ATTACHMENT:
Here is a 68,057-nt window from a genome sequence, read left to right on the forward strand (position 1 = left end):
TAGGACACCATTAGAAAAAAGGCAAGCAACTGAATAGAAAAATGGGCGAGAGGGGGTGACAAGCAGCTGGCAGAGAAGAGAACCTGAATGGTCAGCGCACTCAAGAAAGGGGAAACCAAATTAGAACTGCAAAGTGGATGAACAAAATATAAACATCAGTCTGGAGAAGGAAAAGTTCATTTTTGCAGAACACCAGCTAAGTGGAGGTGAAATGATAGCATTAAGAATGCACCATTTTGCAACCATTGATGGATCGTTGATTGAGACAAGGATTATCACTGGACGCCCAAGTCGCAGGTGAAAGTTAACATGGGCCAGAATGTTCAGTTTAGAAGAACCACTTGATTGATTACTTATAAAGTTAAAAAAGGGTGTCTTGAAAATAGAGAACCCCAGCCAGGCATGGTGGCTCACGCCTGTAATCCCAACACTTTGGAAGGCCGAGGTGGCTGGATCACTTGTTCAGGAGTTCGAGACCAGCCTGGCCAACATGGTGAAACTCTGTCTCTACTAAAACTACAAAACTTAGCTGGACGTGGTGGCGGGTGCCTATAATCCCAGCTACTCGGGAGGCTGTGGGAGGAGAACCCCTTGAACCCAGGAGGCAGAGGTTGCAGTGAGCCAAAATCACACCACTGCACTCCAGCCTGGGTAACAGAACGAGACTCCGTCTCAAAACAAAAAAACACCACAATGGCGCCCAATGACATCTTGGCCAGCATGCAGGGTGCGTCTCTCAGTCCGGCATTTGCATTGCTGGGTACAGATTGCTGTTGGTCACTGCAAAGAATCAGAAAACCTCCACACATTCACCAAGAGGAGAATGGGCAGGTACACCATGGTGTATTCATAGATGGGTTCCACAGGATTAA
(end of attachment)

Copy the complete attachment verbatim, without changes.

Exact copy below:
Here is a 68,057-nt window from a genome sequence, read left to right on the forward strand (position 1 = left end):
TAGGACACCATTAGAAAAAAGGCAAGCAACTGAATAGAAAAATGGGCGAGAGGGGGTGACAAGCAGCTGGCAGAGAAGAGAACCTGAATGGTCAGCGCACTCAAGAAAGGGGAAACCAAATTAGAACTGCAAAGTGGATGAACAAAATATAAACATCAGTCTGGAGAAGGAAAAGTTCATTTTTGCAGAACACCAGCTAAGTGGAGGTGAAATGATAGCATTAAGAATGCACCATTTTGCAACCATTGATGGATCGTTGATTGAGACAAGGATTATCACTGGACGCCCAAGTCGCAGGTGAAAGTTAACATGGGCCAGAATGTTCAGTTTAGAAGAACCACTTGATTGATTACTTATAAAGTTAAAAAAGGGTGTCTTGAAAATAGAGAACCCCAGCCAGGCATGGTGGCTCACGCCTGTAATCCCAACACTTTGGAAGGCCGAGGTGGCTGGATCACTTGTTCAGGAGTTCGAGACCAGCCTGGCCAACATGGTGAAACTCTGTCTCTACTAAAACTACAAAACTTAGCTGGACGTGGTGGCGGGTGCCTATAATCCCAGCTACTCGGGAGGCTGTGGGAGGAGAACCCCTTGAACCCAGGAGGCAGAGGTTGCAGTGAGCCAAAATCACACCACTGCACTCCAGCCTGGGTAACAGAACGAGACTCCGTCTCAAAACAAAAAAACACCACAATGGCGCCCAATGACATCTTGGCCAGCATGCAGGGTGCGTCTCTCAGTCCGGCATTTGCATTGCTGGGTACAGATTGCTGTTGGTCACTGCAAAGAATCAGAAAACCTCCACACATTCACCAAGAGGAGAATGGGCAGGTACACCATGGTGTATTCATAGATGGGTTCCACAGGATTAA